Ottawa and eastern Ontario dig out after being buried by winter storm
Ottawa and the surrounding region are digging away from a major winter storm that battered the region Thursday and Friday, bringing rain, ice pellets, snow and a flash of frost.
Tens of thousands of people lost power during the storm in eastern Ontario and western Quebec, many of whom remain in the dark on Christmas Eve.
Hydro Ottawa said there were about 270 customers left for recovery as of 9 a.m., with several small outages and backyard services remaining. Hydro One still reported about 9,000 customers in eastern Ontario without power, while Hydro Quebec said about 16,000 customers in the Outaouais region were still awaiting restoration as of 11 a.m
Ottawa’s winter weather parking ban was lifted at 7 a.m. and many city services reopened after Friday’s closure; However, the city warned of blowing snow on several roads, particularly in the green belt, and urged drivers to be careful.
The roads became treacherous as rainy conditions turned to snow and blowing snow on Friday afternoon and evening. Entire areas of the province were closed to traffic, including all roads in Prince Edward County. Sections of Highway 401 are closed due to whiteout conditions and Ontario provincial police are responding to dozens of collisions.
The storm has also caused delays on the country’s busiest rail corridor, with Via Rail passengers reporting being trapped on their Ottawa-Toronto trains overnight.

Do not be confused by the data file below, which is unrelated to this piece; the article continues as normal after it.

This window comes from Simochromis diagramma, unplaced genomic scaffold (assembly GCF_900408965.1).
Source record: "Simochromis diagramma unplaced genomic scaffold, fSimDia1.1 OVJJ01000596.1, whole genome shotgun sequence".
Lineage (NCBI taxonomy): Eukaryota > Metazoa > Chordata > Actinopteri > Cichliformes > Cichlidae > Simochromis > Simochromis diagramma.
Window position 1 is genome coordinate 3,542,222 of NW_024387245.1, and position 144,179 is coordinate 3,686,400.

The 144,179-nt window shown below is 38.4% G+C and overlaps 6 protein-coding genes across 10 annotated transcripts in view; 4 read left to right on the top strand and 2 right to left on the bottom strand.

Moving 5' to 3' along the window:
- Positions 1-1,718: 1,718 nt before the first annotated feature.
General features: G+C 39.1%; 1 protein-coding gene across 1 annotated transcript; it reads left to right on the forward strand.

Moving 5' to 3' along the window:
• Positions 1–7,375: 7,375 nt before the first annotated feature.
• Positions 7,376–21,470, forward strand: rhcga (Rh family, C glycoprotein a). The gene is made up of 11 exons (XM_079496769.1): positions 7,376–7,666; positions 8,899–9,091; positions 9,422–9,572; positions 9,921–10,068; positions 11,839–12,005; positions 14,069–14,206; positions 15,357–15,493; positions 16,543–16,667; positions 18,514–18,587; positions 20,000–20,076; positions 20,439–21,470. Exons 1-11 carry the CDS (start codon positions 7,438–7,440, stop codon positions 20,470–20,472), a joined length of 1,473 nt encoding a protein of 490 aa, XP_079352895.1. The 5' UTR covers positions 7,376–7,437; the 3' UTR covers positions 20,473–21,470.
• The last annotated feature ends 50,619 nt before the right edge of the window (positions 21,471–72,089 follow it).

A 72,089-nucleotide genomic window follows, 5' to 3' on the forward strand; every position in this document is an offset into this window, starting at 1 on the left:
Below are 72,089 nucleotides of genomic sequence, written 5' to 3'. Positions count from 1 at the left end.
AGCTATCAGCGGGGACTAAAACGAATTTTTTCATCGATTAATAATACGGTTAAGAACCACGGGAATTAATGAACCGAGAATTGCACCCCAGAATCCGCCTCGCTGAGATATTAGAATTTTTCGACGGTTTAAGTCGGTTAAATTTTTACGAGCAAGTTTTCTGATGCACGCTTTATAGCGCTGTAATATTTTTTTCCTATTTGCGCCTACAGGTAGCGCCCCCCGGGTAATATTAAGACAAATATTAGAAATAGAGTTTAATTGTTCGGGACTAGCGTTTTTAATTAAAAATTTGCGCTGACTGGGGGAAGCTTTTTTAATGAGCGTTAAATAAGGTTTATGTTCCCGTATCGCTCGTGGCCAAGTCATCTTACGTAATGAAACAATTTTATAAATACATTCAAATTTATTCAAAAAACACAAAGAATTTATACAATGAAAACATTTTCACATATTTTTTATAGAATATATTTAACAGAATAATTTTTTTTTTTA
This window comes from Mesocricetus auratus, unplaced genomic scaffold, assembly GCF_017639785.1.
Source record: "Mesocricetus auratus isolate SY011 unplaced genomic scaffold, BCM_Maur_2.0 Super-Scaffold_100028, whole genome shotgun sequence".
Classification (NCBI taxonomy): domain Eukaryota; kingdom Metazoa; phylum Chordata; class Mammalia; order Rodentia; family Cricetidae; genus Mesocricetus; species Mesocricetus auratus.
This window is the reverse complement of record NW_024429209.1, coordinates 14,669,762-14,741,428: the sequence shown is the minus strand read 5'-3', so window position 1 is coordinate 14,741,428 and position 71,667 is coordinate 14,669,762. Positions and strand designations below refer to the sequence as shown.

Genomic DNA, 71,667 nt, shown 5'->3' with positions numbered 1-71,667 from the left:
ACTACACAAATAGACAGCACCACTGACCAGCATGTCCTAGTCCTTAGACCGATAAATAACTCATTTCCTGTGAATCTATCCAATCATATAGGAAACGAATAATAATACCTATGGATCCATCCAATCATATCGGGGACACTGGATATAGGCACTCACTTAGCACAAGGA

The Thousand Islands Bridge Authority says its vehicle restrictions were lifted around 11:30 a.m. due to winds that prevailed for most of the day on Friday. The Canada Border Services Agency advises a delay of approximately 30 minutes at the crossing. Other border crossings in the region are showing no significant delays as of Saturday morning.
The Wolfe Island Ferry says it will attempt a dry run on Saturday. The service has been suspended since Friday due to rough sailing conditions.
Environment Canada reported 13 cm of snow in Ottawa and 4.6 mm of rain at Ottawa Airport on Friday, as well as maximum wind gusts of up to 86 km/h. The wind reached 92 km/h in Gatineau. Wind gusts of almost 100 km/h were felt in the Kingston area on Friday, and a little over 80 km/h in Brockville. In the Ottawa Valley, 30.2mm of combined precipitation (the water equivalent of snow and rain) was recorded at Pembroke.
#LeedsOPP Highway 401 remains closed due to snow and hazardous whiteout conditions
stay home stay safe ^nc pic.twitter.com/FSahKbZIX9
– OPP East Region (@OPP_ER)
December 24, 2022
Snow will continue throughout Saturday, with another 2 to 4 cm expected in the afternoon. The temperature should remain constant at around -8 C with wind chills around -20.
Expect another 2 cm of snow flurries and blowing snow in the evening and overnight, with a temperature still around -7 °C and a wind chill of almost -17 °C.
There’s a good chance there will be a few more excitements on Christmas morning. The temperature is expected to drop to around -10C by the afternoon, with wind chills of around -16.
A short snow break is forecast on Boxing Day with overcast skies and a maximum temperature of -5°C.
Snow returns Tuesday and Wednesday.